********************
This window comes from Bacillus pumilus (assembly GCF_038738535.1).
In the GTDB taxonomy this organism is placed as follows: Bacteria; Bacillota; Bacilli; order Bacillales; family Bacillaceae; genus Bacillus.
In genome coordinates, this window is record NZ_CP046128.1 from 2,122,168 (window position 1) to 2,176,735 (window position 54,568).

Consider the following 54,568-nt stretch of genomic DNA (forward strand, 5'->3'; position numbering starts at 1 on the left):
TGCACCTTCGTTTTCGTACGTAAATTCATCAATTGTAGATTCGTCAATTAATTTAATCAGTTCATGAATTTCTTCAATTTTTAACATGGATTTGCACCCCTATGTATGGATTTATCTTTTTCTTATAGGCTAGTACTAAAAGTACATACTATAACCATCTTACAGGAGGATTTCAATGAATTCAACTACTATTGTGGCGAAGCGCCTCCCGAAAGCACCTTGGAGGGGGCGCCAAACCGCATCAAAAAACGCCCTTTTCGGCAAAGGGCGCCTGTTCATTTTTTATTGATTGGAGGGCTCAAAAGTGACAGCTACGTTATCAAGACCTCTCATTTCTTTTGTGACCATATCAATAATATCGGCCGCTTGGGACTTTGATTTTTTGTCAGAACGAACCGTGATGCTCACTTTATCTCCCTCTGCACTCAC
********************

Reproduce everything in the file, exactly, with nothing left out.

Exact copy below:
This window comes from Bacillus pumilus (assembly GCF_038738535.1).
In the GTDB taxonomy this organism is placed as follows: Bacteria; Bacillota; Bacilli; order Bacillales; family Bacillaceae; genus Bacillus.
In genome coordinates, this window is record NZ_CP046128.1 from 2,122,168 (window position 1) to 2,176,735 (window position 54,568).

Consider the following 54,568-nt stretch of genomic DNA (forward strand, 5'->3'; position numbering starts at 1 on the left):
TGCACCTTCGTTTTCGTACGTAAATTCATCAATTGTAGATTCGTCAATTAATTTAATCAGTTCATGAATTTCTTCAATTTTTAACATGGATTTGCACCCCTATGTATGGATTTATCTTTTTCTTATAGGCTAGTACTAAAAGTACATACTATAACCATCTTACAGGAGGATTTCAATGAATTCAACTACTATTGTGGCGAAGCGCCTCCCGAAAGCACCTTGGAGGGGGCGCCAAACCGCATCAAAAAACGCCCTTTTCGGCAAAGGGCGCCTGTTCATTTTTTATTGATTGGAGGGCTCAAAAGTGACAGCTACGTTATCAAGACCTCTCATTTCTTTTGTGACCATATCAATAATATCGGCCGCTTGGGACTTTGATTTTTTGTCAGAACGAACCGTGATGCTCACTTTATCTCCCTCTGCACTCAC